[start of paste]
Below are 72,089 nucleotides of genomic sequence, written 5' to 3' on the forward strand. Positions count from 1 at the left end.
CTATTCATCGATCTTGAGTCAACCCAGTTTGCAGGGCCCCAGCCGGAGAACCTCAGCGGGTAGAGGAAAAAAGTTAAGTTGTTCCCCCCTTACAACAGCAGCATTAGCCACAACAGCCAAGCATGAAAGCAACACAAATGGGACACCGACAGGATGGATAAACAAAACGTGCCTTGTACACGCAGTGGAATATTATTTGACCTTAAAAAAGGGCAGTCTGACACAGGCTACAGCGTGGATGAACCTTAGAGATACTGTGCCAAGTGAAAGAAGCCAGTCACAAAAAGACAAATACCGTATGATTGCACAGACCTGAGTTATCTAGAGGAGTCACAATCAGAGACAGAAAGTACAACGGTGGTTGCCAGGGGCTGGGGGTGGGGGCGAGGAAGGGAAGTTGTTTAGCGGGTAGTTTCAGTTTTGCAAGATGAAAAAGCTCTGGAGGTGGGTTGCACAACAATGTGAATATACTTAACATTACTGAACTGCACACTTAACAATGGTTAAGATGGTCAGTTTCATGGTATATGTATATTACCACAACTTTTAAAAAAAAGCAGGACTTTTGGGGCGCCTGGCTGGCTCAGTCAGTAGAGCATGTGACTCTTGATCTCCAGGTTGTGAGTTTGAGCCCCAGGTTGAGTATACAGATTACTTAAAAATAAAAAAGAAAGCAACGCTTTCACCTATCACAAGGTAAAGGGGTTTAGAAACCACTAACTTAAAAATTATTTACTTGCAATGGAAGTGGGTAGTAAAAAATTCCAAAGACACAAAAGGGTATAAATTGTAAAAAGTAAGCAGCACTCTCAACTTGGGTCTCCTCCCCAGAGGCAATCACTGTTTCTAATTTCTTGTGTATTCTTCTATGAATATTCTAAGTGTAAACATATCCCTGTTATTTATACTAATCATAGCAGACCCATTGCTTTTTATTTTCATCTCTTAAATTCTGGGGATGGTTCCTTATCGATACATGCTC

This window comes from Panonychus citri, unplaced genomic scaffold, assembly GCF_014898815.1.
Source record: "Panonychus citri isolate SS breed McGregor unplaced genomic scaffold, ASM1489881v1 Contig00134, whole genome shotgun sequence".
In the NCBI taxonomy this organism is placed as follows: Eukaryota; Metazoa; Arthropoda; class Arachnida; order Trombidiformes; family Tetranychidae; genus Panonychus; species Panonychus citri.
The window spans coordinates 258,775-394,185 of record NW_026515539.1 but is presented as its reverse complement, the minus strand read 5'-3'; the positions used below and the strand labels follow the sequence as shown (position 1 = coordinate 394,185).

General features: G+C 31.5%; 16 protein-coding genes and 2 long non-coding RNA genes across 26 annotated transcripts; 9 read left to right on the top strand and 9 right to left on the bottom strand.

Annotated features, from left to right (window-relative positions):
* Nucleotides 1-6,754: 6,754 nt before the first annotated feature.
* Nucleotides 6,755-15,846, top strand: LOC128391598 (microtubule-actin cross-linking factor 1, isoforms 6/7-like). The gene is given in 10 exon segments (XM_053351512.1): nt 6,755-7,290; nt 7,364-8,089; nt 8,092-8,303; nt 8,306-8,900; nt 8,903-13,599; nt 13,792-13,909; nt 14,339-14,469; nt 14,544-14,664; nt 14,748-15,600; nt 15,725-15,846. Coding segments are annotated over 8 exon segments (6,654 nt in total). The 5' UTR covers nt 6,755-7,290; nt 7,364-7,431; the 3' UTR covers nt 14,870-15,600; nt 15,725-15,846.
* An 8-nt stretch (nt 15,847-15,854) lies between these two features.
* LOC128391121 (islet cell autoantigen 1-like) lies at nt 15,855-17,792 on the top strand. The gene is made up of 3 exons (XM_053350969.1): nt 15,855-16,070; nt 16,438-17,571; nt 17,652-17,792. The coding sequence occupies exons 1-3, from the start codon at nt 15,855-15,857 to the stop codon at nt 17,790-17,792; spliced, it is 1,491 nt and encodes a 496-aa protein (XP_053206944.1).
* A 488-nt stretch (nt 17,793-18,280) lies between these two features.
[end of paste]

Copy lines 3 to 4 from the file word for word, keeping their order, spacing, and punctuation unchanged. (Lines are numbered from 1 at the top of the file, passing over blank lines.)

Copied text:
This window comes from Panonychus citri, unplaced genomic scaffold, assembly GCF_014898815.1.
Source record: "Panonychus citri isolate SS breed McGregor unplaced genomic scaffold, ASM1489881v1 Contig00134, whole genome shotgun sequence".